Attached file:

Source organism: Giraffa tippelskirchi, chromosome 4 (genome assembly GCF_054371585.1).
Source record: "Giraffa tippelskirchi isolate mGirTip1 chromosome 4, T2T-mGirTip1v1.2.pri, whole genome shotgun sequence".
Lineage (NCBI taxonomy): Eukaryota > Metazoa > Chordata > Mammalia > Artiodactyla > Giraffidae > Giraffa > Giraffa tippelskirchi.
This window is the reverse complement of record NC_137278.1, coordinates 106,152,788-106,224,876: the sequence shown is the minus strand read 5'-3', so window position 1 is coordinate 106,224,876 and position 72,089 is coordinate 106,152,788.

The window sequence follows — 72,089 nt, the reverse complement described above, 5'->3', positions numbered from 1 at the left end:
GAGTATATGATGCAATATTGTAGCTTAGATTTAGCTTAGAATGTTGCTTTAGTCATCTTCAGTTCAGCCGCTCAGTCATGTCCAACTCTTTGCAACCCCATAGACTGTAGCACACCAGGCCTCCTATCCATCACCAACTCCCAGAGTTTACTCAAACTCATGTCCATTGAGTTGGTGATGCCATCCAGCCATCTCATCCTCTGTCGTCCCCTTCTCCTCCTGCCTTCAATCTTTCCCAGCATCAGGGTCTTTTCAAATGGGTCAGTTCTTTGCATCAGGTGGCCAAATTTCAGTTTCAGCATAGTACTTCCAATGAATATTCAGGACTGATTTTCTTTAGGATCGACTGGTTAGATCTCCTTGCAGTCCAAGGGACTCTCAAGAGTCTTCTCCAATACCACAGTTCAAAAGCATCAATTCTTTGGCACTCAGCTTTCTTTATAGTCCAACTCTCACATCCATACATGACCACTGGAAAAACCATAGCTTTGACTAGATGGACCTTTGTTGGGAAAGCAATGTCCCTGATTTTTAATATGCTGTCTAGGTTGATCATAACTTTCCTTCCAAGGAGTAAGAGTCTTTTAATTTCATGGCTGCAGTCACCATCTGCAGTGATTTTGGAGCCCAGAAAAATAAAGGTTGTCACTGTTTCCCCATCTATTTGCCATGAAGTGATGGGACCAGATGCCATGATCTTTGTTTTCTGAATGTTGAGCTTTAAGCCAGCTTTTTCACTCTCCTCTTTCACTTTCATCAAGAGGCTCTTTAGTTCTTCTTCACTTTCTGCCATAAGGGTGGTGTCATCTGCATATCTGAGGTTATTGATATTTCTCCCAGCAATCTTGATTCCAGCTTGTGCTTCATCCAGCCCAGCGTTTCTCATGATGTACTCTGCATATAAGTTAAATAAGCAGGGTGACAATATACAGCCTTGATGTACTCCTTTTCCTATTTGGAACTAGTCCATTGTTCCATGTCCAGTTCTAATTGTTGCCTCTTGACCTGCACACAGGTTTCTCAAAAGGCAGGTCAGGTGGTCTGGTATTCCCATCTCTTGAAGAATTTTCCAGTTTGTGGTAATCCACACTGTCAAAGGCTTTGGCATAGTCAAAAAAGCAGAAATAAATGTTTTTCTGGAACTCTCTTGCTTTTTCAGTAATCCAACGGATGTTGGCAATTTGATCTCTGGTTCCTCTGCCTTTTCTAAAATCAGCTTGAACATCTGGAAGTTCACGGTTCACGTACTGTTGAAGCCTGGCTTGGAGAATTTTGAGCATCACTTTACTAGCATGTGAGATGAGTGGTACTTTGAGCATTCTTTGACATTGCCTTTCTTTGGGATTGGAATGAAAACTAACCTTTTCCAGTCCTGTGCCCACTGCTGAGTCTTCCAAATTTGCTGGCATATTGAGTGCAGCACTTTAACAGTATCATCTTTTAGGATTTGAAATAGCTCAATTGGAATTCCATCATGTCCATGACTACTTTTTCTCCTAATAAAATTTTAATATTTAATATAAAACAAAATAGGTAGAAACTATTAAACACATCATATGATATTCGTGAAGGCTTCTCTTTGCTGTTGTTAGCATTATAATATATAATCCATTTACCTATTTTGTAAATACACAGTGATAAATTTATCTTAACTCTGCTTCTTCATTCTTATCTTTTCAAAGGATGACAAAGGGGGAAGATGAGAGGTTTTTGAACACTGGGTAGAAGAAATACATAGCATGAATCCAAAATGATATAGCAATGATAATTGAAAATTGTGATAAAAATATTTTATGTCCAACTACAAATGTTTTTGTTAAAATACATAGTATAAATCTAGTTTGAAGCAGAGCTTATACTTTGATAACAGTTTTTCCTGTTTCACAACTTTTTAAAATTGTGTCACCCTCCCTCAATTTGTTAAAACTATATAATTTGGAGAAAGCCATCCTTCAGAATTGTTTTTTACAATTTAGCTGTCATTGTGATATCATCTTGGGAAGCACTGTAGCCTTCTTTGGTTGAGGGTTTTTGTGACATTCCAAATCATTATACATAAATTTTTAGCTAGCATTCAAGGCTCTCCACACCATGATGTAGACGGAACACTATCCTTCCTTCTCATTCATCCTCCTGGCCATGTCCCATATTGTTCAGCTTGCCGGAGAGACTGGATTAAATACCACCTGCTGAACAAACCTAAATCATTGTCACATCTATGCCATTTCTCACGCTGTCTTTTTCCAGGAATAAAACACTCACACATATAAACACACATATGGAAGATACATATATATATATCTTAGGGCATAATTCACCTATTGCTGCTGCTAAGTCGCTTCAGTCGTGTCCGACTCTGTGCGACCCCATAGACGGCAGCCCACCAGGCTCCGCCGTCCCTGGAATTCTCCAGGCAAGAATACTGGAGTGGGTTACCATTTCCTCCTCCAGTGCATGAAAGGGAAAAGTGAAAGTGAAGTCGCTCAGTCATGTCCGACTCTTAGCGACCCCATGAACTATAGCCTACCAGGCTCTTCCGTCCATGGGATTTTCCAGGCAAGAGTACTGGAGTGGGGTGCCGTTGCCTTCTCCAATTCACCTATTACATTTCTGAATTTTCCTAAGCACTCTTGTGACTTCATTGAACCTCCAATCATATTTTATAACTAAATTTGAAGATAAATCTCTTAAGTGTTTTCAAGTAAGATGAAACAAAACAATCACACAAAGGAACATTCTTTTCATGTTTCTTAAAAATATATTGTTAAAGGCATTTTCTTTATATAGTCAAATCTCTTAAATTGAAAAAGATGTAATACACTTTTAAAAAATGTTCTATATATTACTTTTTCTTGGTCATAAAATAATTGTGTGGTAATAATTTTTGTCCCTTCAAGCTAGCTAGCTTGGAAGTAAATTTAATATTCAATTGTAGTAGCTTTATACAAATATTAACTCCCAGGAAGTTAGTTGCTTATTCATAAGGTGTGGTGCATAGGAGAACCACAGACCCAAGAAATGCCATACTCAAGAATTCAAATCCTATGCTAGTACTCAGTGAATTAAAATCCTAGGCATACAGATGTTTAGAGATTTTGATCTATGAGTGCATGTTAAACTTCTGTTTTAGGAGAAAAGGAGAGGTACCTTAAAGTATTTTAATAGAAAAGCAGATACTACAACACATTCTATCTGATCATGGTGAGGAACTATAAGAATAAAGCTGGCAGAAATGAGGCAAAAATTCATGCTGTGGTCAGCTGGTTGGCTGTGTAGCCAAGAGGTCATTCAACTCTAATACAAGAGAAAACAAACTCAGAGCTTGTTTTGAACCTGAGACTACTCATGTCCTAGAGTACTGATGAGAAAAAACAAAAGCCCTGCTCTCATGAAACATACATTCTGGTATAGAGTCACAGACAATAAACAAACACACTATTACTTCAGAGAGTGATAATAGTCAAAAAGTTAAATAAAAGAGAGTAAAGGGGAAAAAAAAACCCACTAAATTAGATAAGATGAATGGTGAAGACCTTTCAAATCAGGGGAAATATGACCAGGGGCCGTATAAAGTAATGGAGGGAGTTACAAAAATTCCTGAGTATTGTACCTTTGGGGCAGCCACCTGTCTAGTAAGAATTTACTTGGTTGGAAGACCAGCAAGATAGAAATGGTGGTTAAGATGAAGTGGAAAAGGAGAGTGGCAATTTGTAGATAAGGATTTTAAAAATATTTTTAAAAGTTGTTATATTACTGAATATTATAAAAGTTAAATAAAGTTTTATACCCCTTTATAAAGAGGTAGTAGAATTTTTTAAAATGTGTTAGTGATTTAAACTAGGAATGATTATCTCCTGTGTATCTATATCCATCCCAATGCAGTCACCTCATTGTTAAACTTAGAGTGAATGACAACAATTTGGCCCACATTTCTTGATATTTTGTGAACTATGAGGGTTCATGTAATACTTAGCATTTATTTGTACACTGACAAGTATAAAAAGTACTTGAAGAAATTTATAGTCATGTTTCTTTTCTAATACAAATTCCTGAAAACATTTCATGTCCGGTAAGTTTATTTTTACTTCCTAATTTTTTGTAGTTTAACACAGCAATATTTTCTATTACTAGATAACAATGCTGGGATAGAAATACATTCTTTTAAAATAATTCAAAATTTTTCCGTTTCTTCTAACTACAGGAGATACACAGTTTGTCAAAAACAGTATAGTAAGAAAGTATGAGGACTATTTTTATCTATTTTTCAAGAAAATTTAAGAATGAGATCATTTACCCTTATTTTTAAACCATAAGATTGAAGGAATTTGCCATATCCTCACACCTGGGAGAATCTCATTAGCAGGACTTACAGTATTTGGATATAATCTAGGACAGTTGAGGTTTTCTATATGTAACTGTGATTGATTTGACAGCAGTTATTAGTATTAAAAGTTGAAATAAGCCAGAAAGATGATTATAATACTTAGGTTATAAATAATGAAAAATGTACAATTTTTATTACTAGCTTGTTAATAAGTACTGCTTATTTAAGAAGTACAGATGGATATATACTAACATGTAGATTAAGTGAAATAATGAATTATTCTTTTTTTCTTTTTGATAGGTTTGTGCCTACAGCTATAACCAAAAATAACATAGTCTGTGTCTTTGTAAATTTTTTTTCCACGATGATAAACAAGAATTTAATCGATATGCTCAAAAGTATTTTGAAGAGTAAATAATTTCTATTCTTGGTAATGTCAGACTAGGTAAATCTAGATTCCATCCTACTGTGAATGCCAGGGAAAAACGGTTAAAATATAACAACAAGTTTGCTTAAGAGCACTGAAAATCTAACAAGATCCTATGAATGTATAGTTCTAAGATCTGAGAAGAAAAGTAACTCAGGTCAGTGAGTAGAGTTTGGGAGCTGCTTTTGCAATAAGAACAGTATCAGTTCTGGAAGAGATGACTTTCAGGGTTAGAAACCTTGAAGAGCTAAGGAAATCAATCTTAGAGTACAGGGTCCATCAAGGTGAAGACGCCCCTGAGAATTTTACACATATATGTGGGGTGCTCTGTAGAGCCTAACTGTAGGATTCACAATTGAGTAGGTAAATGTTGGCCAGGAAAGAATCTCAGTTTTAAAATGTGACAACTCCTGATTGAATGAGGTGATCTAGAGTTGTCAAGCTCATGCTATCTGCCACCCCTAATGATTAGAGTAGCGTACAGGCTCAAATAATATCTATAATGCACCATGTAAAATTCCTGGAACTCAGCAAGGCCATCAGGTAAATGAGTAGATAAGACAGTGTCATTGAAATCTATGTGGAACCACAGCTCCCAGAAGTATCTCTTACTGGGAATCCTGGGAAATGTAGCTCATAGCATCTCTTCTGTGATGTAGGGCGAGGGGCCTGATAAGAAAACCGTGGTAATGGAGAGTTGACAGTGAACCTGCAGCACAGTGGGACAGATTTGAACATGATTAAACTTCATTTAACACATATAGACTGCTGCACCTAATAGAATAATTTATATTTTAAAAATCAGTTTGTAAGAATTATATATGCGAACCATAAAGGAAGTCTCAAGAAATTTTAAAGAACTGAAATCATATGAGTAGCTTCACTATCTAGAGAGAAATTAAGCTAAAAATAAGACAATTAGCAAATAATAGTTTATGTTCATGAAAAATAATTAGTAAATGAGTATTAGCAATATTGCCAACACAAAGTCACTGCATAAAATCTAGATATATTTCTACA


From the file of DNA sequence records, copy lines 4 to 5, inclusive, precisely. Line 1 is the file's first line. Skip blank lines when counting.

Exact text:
This window is the reverse complement of record NC_137278.1, coordinates 106,152,788-106,224,876: the sequence shown is the minus strand read 5'-3', so window position 1 is coordinate 106,224,876 and position 72,089 is coordinate 106,152,788.

The window sequence follows — 72,089 nt, the reverse complement described above, 5'->3', positions numbered from 1 at the left end: